Another idea , which I found in Walter Glenn's Word 2000 book (O'Reilly), is to identify up front in the name the context in which the style is used. So instead of naming a style "Body_Text" you might say "Contract_Body_Text". But you're absolutely right, every effort should be made to fit the name in the drop down box. One "feature" that works against this is Word's attempt to show alignment in the box by, for example, indenting a style name which defines indented text. This just eats up space; I wonder if there's a registry setting somewhere that could turn this off?

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    Re: Style Naming Conventions (Word 2002)

    It also matters whether your documents will stay in Word or be converted to another program at some point. For instance, the @ is used by Quark XPress to begin style tagging in the text. If something of the sort is possible, it's best to keep style names free of odd characters. It you know the doc is staying in Word, then ,of course, this doesn't matter.

    Lin

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    Re: Style Naming Conventions (Word 2002)

    Hi TJH:
    When you say that there will be groups of working styles from the "top level" styles, are you referring to base styles. i.e. styles upon which other styles will be based (e.g. normal)? How are you planning on hiding them from users? And why?

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    Re: Style Naming Conventions (Word 2002)

    Greetings,

    An alternative used by us is to supply a toolbar with buttons that create different types of styled paragraphs.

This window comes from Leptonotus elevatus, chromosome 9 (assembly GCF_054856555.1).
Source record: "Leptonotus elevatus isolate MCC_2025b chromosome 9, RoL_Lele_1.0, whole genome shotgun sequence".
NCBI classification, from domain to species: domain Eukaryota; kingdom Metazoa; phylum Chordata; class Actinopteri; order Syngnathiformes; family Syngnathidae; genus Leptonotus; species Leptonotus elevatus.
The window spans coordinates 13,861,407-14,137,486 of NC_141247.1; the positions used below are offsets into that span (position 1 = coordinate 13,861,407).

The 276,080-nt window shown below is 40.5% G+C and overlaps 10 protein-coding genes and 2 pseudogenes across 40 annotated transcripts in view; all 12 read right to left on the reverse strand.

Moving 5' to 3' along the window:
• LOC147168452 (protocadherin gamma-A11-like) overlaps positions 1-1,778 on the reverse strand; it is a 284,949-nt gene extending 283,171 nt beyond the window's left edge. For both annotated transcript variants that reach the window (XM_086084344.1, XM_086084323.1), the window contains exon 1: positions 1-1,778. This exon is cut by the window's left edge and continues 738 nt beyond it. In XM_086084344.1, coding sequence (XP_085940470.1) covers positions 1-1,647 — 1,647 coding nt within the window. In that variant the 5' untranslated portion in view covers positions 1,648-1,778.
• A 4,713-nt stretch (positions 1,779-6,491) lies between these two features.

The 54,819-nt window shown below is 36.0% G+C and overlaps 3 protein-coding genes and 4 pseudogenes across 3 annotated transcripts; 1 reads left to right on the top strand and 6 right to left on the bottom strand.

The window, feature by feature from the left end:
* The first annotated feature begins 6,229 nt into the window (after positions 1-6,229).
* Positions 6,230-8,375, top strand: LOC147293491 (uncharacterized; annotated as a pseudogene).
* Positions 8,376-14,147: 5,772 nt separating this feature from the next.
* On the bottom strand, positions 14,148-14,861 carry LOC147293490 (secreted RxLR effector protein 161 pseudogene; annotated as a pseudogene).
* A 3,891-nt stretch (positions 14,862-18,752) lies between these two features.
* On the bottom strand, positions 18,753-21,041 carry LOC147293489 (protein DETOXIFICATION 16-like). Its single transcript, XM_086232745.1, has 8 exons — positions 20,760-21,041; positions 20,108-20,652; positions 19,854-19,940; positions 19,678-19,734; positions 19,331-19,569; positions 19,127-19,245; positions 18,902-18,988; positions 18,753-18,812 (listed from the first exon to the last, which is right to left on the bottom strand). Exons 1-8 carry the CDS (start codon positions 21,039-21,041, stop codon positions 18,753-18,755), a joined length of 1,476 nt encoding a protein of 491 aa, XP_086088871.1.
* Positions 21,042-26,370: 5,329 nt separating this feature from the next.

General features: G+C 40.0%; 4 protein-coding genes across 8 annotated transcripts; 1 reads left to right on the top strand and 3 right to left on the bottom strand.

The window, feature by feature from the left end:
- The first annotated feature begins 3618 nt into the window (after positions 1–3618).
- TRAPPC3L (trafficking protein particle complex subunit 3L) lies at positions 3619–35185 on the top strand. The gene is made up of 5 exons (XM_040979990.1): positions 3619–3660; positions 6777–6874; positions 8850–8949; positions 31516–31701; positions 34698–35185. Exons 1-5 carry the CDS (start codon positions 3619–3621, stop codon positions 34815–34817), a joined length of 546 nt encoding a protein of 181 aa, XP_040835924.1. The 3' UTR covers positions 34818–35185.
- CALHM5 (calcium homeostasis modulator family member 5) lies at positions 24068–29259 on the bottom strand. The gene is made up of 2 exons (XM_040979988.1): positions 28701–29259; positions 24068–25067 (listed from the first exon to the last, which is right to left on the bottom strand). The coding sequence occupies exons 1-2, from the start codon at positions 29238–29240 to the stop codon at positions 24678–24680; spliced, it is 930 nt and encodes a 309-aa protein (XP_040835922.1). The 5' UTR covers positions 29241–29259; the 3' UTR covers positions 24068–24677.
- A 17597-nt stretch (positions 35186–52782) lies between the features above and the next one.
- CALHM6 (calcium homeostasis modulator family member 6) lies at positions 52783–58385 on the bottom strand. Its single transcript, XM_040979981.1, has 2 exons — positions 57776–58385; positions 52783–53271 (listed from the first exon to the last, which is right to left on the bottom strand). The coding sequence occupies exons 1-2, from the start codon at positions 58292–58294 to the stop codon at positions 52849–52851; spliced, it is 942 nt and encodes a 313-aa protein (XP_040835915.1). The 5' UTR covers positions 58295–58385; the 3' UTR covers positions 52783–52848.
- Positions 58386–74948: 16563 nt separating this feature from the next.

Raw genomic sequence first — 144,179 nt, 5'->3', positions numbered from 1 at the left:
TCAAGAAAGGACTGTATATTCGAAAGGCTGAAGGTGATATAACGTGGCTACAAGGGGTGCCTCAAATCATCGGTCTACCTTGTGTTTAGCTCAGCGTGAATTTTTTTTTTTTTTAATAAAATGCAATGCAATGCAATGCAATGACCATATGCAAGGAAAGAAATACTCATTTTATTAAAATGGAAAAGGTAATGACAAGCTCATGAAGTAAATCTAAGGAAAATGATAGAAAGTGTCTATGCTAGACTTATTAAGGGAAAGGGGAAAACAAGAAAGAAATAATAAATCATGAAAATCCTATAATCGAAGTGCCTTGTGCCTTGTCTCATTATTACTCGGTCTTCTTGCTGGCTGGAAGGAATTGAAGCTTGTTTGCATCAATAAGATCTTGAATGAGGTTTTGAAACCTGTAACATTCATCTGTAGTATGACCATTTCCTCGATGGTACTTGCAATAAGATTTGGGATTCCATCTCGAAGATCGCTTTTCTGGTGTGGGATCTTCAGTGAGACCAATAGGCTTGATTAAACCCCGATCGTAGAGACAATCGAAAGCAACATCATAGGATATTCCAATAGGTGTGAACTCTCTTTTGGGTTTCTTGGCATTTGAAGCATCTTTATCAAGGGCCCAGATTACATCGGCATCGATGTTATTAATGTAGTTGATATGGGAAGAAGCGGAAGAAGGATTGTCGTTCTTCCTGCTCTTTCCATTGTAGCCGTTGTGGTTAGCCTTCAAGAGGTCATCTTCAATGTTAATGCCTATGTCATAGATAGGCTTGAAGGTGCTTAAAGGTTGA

For example the 'SH' button always creates a Side Heading paragraph even if the styles actual name differs from template to template.

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    Re: Style Naming Conventions (Word 2002)

    Greetings,

    An alternative used by us is to supply a toolbar that does the styling for the user. The user needs to know that a side heading or an un-numbered paragraph is required, but doesn't have to know the styles actual name.
    This also makes it easier if you have a number of different documents each with their own styling.

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    Re: Style Naming Conventions (Word 2002)

    Yes, base styles like Normal would be another way of describing them.. "Hiding" is too strong a word; they just won't be mentioned in the project documentation (except maybe a brief mention that they are not for end users) and will not appear in the Style list.

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    Re: Style Naming Conventions (Word 2002)

    How will you prevent them from appearing in the style list?

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    Re: Style Naming Conventions (Word 2002)

    Avoid using style names that are reserved words. For example, we had very strange problems with a style named "table". When we edited a table with this style, and then printed a page with line numbering, it would print lines all through it the page!

    We have also found that most users are very comfortable with using CTRL+SHIFT+S to apply style shortcuts. However, this feature was made difficult with WordXP because the style box now autocompletes the stylename and often gets it wrong.

    For styles that are not commonly used, our users like to have them grouped and made available from a menubar.

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    Re: Style Naming Conventions (Word 2002)

    We discovered not to use a quote in the style name - we had styles named something like this - FL Ind 1" - which meant First Line Indent 1" (we teach our users to access styles via the alias assigned to the style, so we were rather free with our descriptibe style names. We generated documentation showing the style, the style name, the alias and reminder as to how to use the alias).

    Anyway - if you try to generate a TOC based on a style with a quote in its name - won't work. The TOC field uses quotes to distinguish the style name, for example { TOC o "1-3" t "Stylename" } and the quote in the style name confused the issue.

    Just a bit o' trivia <img src=/S/hairout.gif border=0 alt=hairout width=31 height=23>

    Anne